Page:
Cartes de Visite

I have been told and have read many times that the Cartes de Visite (CdV) photographs were used as calling cards or visiting cards, and while I never doubted that, I always wondered what exactly was done with them. How did the hostess handle those CdVs taken at the door from visitors? I can now tell you how they were handled in two households at least.

Example #1

A pretty young woman in a basic post-Civil War 1860s era dress. The card corners are square and the borders date the card to 1864-1869. A nice likeness of this young lady.

On the back are notes in pencil. I have digitally played with this to enhance the writing. It appears to say “Mere Marra M. Winslow” across the top. Along the side and continued on the bottom it says “Presented to Mrs Joni Beber of Brasher by MMW.” I don’t know what was scratched out at the top of the card, maybe it was misidentified by the butler.

Example #2

A handsome young man in a similar setting as the previous photo – a scenic backdrop and a chair. This card is terribly yellowed and damaged. The back is even worse.

In adjusting the color levels it has turned almost pink, but it’s almost brown with age. The top portion says “Presented by Mist. Alesta ???rita Mabre.” I can’t quite make out the middle name and Alesta doesn’t seem correct for a man’s name. It might be Alestair but the handwriting doesn’t resolve into that for me. The bottom portion says “Taken from sir August 14, 1864.”

Being as the second photo does not have a photographer’s mark, I have no way of knowing where this young man was from.  The first photo was taken in Ogdensburg, NY.

Advertisements

5 Comments (+add yours?)

  1. IntenseGuy
    Apr 25, 2011 @ 08:50:53

    Looking at a map, we find Ogdensburg, NY is a upstate and near the Canadian border and the Staint Lawrence Seaway. Brasher, NY is a nearby neighboring town. There are some Winslow’s and Beber’s mentioned in Census records living in that area in the late 1860-1910 time frame.

    Marra appears to be rather masculine in appearance. I think “Mere” might be Mesdemoiselles – French for Mrs.?

    The photographer, as listed in the 1880 US census, is James M. Dow (b. about 1840) Ogdensburg, St. Lawrence, New York.

    Reply

  2. IntenseGuy
    Apr 25, 2011 @ 08:52:10

    Someday, I’ll comment without typos galore.

    :)
    Ogdensburg, NY is upstate…
    Saint Lawrence…

    Reply

  3. savethephotos
    Apr 25, 2011 @ 09:59:37

    I am not sure how accurate the info was that I was given(I just acquired a large batch of CDV from a woman who gave me her narrative) She said that they would come and leave the card, now Ive been on old home tours and there typically is the parlor room for entertaining, Im not sure if they just left these at the door or in a dish or some type of holder, it was their way of saying they stopped by, like leaving a message, but she said it was also insulting not to reply to the caller. She also said these were typically people who led a life of leisure and were not out working. Not sure how accurate that is, but just thought Id pass it along. :) And Ive added you to my blogroll, love the site! :)

    Reply

  4. Far Side of Fifty
    Apr 26, 2011 @ 06:48:37

    I enjoy the thought that some people used calling cards. There are entire albums in which a collection of CdV’s could be held. Can you imagine being a young lady and having many men stop by and leave you a card? I know where some of those cards would have ended up for me..in the trash. I find it a very romantic thought..just think if you were spending the entire afternoon, resting and reading before getting up to have your hair done and to get dressed to go out for the evening..and when you went downstairs..you had many CdV’s to look at..and if you had sisters they may have had some too..that is why some are marked..so they wouldn’t be given to the wrong girl:)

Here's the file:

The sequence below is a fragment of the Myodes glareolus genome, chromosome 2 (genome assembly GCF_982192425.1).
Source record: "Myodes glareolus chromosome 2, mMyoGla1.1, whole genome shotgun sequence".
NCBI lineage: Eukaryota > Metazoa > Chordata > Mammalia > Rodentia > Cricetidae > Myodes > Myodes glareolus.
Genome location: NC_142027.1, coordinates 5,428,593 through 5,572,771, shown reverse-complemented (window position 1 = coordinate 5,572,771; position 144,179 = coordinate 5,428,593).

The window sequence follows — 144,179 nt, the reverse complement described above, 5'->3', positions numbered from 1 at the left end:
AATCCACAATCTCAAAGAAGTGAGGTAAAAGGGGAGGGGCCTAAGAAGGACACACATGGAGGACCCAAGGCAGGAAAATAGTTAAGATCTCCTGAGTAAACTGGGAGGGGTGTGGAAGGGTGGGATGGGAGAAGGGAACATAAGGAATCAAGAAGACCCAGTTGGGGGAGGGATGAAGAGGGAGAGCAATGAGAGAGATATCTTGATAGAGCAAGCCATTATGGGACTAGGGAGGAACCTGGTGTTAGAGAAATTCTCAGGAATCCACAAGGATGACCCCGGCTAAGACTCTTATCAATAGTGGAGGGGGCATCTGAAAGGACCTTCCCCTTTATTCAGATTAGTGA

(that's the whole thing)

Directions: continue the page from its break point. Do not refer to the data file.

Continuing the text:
Reply

  5. Ed Donnell
    Feb 09, 2012 @ 01:37:19

    if you take a look at the 1850,60,70,80 census records for an A* Mabre you will get A. mabie in Ostwego Ny, specifically an Albe Mabie , born in 1840. a Farmer, of good means, his net property (home/business) worth was 5,500 in 1880 , nearly five times the average laborers net property worth of 1,200. looking closely I seem to see a dot for a “i” on the last name on the card , which could be mabie not mabre, (who dots an R?) Albe mabie was 20 in 1850. Also the card is date 1864, but that does not mean it was taken in 1864, even today people tote around old family photos, so it could be 1 to 4 years old or more, photos where pricy back then, and card de visites were not for the common low wage laborers as you know. the more wealthy sometimes seemed to not let there wallets get in the way of the vanity and had photos several times a year I’m sure, but the more modest person such as a thrifty business man, or middle class merchent or tradesman (large farm owner) could afford a few cars for prospective ladies and important busines contacts I’m sure. anyways, just a thought, especially where the first card is from the smae region, and there are only 6 mabre’s (mabies) that that pop up on the 1880 census , and most in the same area of NY. check it out.

    Reply

Leave a Reply

Fill in your details below or click an icon to log in:

WordPress.com Logo

You are commenting using your WordPress.com account. Log Out / Change )

Twitter picture

You are commenting using your Twitter account. Log Out / Change )

Facebook photo

You are commenting using your Facebook account. Log Out / Change )

Google+ photo

You are commenting using your Google+ account. Log Out / Change )

Connecting to %s

%d bloggers like this: